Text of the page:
Current mood:hopefulEach week, I put a single very light, very empty looking bag out for the trash. Most of its weight is cat litter. Here is what is NOT in it:
Aluminum and steel cans and glass bottles go out in the blue recycle bin, to be picked up by the recycle truck.
Plastic bottles of 1, 2, 3, 4 and 5 type plastic, also go in the recycle bin.
Newspapers I could put in the recycle bin, but do not. Instead, I gather all office paper, newspaper, and pure paperboard items like cereal boxes, place this in brown paper grocery bags, and take them to the green-and-yellow Abitibi paper recycling dumpsters that are all over the place. Nearly every school and library has one, as do many churches.
Vegetable matter, including coffee grounds, I gather in an old Cool Whip tub, and every couple of days, take it down to the garden, where I bury it. If I had a composting bin, I would use it.
Meat trimmings, bacon drippings, etc., I gather after each meal in a used but usable Ziploc bag, and place in the freezer. This will go in the regular weekly trash when I take it out, but will be odorless.
Of significance is what else does NOT go in the trash. Most of these can be recycled only in special places at limited opportunities,
* Compact fluorescent bulbs. These contain mercury and MUST be recycled properly. Currently I am gathering these in a small box, and keeping my eye open for where to take them. This site shows no facility near Pittsburgh.
* Alkaline dry-cell batteries. I put them all in a box, actually two boxes, one for the ubiquitous AA size, one for everything else. The Sierra Club is one organization that can get rid of them properly.
* Cardboard. I pull off as much tape and other decoration as possible, bust up the boxes, and every once in a while take the pile to a cardboard-only dumpster.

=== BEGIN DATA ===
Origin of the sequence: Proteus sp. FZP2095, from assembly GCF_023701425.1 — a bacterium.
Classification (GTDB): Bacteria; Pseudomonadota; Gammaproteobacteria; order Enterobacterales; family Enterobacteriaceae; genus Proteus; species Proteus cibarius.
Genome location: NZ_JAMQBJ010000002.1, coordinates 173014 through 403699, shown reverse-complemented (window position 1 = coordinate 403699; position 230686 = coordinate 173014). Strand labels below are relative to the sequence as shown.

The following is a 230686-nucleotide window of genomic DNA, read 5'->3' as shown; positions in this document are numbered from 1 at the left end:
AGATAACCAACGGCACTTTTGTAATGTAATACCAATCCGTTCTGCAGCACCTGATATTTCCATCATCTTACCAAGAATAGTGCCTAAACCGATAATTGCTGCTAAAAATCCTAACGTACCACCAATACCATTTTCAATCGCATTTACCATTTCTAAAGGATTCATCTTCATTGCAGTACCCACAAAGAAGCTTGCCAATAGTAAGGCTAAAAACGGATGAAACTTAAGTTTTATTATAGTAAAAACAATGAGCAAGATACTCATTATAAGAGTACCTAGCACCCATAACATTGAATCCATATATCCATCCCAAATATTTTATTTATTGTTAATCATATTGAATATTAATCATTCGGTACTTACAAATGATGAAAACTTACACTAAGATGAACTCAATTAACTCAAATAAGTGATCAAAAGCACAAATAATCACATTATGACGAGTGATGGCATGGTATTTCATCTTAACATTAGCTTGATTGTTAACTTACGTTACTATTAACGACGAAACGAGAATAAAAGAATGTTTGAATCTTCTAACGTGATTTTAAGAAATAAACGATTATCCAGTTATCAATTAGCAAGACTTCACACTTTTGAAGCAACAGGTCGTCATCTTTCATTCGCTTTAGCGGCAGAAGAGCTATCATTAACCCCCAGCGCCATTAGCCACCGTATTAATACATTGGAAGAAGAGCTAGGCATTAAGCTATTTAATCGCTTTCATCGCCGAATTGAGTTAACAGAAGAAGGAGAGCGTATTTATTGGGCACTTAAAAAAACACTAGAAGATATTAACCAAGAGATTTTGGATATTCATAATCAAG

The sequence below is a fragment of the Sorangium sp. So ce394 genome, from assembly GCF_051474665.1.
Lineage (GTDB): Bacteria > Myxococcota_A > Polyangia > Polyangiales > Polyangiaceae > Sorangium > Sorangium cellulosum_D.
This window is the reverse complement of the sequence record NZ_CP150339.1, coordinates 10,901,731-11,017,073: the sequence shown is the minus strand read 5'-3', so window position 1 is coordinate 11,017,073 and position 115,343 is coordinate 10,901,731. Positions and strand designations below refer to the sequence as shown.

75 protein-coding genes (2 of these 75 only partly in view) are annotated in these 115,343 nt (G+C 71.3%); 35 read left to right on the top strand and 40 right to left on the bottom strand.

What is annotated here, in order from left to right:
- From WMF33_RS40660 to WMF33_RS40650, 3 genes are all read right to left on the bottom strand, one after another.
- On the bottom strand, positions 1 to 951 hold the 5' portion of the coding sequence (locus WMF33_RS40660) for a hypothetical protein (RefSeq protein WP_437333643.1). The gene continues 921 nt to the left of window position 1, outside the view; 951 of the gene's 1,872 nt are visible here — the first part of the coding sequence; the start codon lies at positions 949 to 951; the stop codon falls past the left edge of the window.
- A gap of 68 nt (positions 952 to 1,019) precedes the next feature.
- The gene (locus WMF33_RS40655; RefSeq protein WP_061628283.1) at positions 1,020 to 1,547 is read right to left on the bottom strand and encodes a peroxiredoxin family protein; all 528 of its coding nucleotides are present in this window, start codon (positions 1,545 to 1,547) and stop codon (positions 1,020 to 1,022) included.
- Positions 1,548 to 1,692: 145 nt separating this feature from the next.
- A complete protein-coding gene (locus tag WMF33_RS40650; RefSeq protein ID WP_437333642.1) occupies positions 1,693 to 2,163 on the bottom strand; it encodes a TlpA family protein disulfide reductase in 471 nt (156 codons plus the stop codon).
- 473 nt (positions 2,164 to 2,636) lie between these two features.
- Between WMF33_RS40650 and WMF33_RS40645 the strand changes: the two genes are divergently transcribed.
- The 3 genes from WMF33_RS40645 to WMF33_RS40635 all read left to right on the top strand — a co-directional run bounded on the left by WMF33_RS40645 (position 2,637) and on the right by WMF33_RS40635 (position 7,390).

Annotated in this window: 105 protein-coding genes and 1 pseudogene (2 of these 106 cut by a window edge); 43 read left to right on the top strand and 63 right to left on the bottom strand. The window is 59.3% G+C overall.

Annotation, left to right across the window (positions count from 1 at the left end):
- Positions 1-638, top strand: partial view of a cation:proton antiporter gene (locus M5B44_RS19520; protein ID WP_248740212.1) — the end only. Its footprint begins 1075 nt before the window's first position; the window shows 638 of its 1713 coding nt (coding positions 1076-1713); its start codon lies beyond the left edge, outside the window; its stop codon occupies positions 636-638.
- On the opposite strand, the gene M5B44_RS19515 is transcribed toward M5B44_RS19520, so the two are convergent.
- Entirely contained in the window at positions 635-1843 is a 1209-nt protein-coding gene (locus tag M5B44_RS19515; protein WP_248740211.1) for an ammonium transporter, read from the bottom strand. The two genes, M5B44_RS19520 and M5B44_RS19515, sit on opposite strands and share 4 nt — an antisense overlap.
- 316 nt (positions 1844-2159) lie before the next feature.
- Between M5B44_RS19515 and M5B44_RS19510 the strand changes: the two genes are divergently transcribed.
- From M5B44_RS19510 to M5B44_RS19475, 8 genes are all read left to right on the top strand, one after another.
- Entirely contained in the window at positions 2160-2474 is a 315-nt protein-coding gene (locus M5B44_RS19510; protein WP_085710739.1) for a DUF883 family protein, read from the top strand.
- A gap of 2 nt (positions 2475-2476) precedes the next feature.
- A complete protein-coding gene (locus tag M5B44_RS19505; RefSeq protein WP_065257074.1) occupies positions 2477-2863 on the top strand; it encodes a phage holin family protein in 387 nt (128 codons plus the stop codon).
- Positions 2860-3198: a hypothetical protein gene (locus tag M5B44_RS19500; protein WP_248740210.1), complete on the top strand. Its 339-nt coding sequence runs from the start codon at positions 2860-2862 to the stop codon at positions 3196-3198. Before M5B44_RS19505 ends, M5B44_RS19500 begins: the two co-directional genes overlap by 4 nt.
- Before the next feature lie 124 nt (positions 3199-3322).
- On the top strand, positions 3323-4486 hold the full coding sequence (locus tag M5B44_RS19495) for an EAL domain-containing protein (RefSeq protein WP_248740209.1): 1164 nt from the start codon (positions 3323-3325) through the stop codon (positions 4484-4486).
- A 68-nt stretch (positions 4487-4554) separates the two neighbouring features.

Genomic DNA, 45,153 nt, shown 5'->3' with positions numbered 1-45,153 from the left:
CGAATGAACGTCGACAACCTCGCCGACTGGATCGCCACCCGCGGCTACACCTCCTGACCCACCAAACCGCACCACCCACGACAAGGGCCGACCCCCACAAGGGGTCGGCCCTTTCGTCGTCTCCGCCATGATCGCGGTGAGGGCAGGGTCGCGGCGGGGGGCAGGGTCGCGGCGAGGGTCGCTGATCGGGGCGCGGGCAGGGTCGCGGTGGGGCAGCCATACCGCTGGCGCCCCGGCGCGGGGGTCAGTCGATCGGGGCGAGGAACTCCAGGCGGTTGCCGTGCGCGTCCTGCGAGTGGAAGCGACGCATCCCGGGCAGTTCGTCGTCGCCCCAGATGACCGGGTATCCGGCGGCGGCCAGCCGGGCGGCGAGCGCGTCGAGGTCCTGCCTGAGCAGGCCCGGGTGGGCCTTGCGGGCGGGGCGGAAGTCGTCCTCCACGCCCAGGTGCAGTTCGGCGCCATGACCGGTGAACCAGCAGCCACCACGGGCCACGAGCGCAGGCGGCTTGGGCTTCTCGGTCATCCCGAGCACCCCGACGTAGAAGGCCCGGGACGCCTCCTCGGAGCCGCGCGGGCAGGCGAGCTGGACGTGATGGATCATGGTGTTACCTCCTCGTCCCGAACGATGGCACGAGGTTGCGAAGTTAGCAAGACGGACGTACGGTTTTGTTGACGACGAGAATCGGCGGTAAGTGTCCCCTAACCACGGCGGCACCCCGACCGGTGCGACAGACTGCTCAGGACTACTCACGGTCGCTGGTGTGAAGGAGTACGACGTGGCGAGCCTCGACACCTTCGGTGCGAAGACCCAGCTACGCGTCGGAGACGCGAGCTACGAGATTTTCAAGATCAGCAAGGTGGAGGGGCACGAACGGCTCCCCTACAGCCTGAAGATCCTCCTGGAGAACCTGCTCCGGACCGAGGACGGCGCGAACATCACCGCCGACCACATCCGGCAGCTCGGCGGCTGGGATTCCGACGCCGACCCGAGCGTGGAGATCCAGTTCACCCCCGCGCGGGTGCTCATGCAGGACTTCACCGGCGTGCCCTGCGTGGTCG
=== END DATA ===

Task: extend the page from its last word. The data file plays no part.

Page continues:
* Raw metal, such as steel, copper and aluminum, brings a good price at a scrapyard. I gather these in one corner of the basement, and once or twice a year, call someone to come get it.
* Styrofoam egg cartons and meat trays. Less that I recycle them, more that I stockpile these for some art project that comes around from time to time. If I had a good way to recycle them, I would. [Update, 2001: I can now also put styrene (#6 plastic) in the recycle bin.]
Well, that's a start. I will add to this as I think of some of the lesser items, of which there are many.
I did not at all cover how I don't generate much trash in the first place. OK I will: I don't shop much, I repair rather than pitch, I only buy stuff that lasts, and if something outlives my need for it I give it away via Pittsburgh Freecyle and The Freecycle Network.
If everyone else did what I do, though, there would be a lot less trash generated.
* * * End original post * * *
* * * Original comments from 2007 * * *
At IKEA you can take:
- all your compact fluorescent bulbs or any light bulbs for that matter
- packaging from IKEA products
- and the usual cans, glass and plastics
I realize that you probably don't get to Robinson Township !regularly!, but if you are ever heading down towards the airport or know someone who is or who is headed to the shopping conglomeration that is Robinson Township (we make that jaunt about once every 6 months), you could drop off your light bulbs and batteries at IKEA.
Oh and kudos to you for helping to lighten the load on our landfills -- have you tried switching cat litter to a flushable/biodegradable variety? It would mean that you'd have to order online or shop at stores such as Target, East End Food Co-op, Whole Foods or a few others in the city and I know you only shop at a few places.